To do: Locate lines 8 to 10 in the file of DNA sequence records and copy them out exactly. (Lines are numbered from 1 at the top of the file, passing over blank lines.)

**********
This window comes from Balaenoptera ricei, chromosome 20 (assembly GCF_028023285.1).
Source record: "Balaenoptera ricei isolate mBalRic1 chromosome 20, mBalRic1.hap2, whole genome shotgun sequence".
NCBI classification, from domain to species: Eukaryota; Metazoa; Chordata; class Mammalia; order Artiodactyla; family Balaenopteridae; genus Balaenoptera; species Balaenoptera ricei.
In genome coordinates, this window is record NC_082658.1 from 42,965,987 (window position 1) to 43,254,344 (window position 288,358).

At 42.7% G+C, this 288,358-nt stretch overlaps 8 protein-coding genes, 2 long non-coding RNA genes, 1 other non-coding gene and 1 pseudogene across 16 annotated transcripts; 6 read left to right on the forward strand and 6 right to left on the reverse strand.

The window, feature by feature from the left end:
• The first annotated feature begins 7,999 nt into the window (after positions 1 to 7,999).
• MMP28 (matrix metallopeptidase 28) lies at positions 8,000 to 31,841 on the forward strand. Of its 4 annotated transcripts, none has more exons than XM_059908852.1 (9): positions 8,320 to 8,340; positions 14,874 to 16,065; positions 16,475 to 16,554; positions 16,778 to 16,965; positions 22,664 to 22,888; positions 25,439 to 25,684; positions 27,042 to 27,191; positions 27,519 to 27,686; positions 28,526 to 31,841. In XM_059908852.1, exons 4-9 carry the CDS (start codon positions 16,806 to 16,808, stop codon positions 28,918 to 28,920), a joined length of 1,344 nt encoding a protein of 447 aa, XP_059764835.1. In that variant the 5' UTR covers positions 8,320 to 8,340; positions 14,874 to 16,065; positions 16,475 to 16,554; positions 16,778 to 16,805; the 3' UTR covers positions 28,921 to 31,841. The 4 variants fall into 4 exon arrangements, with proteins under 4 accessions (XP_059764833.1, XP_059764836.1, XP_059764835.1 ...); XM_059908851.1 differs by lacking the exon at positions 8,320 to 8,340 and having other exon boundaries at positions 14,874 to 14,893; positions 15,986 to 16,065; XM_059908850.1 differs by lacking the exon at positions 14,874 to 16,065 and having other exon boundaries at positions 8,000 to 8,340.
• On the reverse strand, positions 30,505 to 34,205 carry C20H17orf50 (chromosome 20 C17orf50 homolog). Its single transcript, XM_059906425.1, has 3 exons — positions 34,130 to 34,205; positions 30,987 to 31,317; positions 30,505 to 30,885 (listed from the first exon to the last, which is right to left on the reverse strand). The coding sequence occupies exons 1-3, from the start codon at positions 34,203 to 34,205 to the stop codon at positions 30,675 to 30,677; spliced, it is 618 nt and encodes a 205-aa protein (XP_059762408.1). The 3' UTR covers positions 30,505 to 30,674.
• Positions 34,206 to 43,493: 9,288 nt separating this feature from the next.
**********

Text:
• MMP28 (matrix metallopeptidase 28) lies at positions 8,000 to 31,841 on the forward strand. Of its 4 annotated transcripts, none has more exons than XM_059908852.1 (9): positions 8,320 to 8,340; positions 14,874 to 16,065; positions 16,475 to 16,554; positions 16,778 to 16,965; positions 22,664 to 22,888; positions 25,439 to 25,684; positions 27,042 to 27,191; positions 27,519 to 27,686; positions 28,526 to 31,841. In XM_059908852.1, exons 4-9 carry the CDS (start codon positions 16,806 to 16,808, stop codon positions 28,918 to 28,920), a joined length of 1,344 nt encoding a protein of 447 aa, XP_059764835.1. In that variant the 5' UTR covers positions 8,320 to 8,340; positions 14,874 to 16,065; positions 16,475 to 16,554; positions 16,778 to 16,805; the 3' UTR covers positions 28,921 to 31,841. The 4 variants fall into 4 exon arrangements, with proteins under 4 accessions (XP_059764833.1, XP_059764836.1, XP_059764835.1 ...); XM_059908851.1 differs by lacking the exon at positions 8,320 to 8,340 and having other exon boundaries at positions 14,874 to 14,893; positions 15,986 to 16,065; XM_059908850.1 differs by lacking the exon at positions 14,874 to 16,065 and having other exon boundaries at positions 8,000 to 8,340.
• On the reverse strand, positions 30,505 to 34,205 carry C20H17orf50 (chromosome 20 C17orf50 homolog). Its single transcript, XM_059906425.1, has 3 exons — positions 34,130 to 34,205; positions 30,987 to 31,317; positions 30,505 to 30,885 (listed from the first exon to the last, which is right to left on the reverse strand). The coding sequence occupies exons 1-3, from the start codon at positions 34,203 to 34,205 to the stop codon at positions 30,675 to 30,677; spliced, it is 618 nt and encodes a 205-aa protein (XP_059762408.1). The 3' UTR covers positions 30,505 to 30,674.
• Positions 34,206 to 43,493: 9,288 nt separating this feature from the next.